Mr. Browne and Dr. Ballantyne were only in their twenties when they had the major task of raising EC$1,000,000.00 (US$370,000.00) in order to take over the resort. This seemed like a gamble at the time, yet the men are blessed with sharp minds for business which is still very much in evidence today. As Mr. Browne puts it: "We both have confidence. Our investment here has certainly proven right because we've expanded and enhanced tremendously. And we'll still continue that line because it's the only way one can move forward and make things better. It's a perpetual thing, an ongoing feature of the hotel resort business."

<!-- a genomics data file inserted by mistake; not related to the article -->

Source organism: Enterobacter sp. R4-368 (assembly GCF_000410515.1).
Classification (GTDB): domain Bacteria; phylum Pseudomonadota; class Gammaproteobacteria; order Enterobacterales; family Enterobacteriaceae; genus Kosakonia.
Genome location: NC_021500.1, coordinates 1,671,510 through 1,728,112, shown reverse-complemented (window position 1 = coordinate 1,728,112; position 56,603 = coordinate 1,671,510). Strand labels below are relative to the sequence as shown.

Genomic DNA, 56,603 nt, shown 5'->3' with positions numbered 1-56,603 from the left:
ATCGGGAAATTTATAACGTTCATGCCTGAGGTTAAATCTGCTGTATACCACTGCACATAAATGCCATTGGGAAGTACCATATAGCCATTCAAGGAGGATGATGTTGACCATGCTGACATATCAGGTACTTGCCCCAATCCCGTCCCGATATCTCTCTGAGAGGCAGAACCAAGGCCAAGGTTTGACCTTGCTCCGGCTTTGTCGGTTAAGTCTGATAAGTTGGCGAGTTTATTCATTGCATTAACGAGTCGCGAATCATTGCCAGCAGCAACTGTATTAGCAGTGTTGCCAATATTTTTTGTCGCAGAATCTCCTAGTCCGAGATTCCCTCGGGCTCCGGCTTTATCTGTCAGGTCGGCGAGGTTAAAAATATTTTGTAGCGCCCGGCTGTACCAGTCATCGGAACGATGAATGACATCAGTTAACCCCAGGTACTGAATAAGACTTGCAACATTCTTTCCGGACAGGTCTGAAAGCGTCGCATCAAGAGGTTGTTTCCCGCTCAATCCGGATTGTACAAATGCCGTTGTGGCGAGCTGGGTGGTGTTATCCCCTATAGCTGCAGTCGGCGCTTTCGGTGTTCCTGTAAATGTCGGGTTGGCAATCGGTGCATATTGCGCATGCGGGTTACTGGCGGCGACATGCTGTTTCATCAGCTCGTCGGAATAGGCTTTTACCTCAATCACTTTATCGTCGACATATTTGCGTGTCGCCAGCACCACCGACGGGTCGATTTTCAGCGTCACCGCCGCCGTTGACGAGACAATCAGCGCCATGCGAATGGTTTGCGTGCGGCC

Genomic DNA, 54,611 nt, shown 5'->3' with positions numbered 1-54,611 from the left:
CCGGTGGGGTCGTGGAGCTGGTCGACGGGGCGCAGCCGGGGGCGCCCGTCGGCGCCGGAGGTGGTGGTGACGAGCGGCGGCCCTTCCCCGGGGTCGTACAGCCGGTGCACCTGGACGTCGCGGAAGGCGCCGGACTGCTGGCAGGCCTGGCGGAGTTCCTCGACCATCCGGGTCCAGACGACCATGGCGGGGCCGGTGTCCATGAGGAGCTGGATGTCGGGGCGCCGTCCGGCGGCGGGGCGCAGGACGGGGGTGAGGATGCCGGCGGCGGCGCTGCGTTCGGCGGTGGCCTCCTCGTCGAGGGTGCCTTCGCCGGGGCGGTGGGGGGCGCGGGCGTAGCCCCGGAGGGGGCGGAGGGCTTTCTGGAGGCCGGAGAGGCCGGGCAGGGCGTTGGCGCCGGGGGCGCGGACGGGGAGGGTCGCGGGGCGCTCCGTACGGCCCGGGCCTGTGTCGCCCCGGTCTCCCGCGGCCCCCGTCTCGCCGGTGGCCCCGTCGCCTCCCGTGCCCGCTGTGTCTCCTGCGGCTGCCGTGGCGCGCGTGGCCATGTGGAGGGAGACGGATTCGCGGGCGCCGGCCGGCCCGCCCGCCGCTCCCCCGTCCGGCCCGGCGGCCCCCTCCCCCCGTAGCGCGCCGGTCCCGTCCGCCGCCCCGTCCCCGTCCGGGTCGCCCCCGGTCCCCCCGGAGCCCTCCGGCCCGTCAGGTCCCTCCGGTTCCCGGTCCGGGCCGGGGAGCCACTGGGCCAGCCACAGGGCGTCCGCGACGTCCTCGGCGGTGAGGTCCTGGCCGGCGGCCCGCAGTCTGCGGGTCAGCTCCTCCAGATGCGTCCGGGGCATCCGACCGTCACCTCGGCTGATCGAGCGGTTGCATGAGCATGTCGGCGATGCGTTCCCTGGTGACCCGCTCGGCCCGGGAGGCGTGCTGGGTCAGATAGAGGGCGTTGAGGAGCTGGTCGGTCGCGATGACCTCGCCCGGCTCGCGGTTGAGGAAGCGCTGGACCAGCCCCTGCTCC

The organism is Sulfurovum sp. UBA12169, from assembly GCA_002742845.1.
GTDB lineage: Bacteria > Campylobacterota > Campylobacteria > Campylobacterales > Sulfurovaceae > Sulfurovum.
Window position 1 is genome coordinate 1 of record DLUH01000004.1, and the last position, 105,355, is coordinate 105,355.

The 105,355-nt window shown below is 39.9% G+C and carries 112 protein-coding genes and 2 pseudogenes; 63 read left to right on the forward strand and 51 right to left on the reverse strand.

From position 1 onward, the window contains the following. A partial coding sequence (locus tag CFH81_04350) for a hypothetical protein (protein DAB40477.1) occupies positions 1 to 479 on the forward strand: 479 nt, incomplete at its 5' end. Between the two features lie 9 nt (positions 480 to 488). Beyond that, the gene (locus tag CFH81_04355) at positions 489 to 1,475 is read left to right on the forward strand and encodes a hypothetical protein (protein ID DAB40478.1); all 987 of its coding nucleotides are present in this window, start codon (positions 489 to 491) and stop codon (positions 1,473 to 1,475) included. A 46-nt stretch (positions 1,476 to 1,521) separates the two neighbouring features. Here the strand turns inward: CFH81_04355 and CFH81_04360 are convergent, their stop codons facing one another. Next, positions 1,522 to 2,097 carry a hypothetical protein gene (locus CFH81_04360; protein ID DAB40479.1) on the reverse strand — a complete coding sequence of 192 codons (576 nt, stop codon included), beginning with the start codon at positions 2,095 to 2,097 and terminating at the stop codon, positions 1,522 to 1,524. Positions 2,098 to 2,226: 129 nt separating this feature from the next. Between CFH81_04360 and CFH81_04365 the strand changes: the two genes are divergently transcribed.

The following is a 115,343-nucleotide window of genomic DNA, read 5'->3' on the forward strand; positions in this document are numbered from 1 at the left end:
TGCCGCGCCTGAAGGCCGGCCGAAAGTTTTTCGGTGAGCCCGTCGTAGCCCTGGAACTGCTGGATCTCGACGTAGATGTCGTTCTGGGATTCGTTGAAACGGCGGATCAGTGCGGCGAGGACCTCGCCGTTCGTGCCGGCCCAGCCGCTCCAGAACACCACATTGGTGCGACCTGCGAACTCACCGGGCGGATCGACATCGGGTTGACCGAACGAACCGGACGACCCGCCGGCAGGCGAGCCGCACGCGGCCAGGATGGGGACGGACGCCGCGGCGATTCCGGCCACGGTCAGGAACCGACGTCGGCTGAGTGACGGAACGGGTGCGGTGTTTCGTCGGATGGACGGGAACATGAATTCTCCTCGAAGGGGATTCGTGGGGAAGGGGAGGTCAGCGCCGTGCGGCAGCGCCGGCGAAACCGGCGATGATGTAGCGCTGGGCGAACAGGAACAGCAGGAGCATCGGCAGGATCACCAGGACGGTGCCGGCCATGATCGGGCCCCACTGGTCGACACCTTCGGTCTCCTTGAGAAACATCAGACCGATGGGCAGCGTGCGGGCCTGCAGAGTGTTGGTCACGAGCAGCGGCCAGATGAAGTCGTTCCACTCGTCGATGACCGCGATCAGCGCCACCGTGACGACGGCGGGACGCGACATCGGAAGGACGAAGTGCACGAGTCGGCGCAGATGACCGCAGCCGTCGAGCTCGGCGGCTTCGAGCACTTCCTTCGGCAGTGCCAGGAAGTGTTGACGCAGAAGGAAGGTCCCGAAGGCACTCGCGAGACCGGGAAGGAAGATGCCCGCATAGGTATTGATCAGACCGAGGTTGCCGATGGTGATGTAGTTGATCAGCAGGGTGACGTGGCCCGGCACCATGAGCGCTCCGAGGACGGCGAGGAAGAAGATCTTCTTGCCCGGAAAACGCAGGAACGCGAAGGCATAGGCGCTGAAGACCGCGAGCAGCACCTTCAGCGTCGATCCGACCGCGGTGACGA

Today, Young Island Resort is believed to worth around US$8,000,000.00 [at time of publication in 1999]. Mr. Browne explains why St. Vincent remains a place that potential investors should consider locating to: "I have faith in our system. Our political climate is stable, therefore, your risk factor is not as great as in some other places. And, there is a good workforce available. Being Vincentians, I am committed to the development of my country."
Dr. Ballantyne also shares his partner's belief in contributing to St. Vincent's development, especially regarding the welfare of local residents: "I believe that there have been improvements in almost every sector, especially in formal education and health care."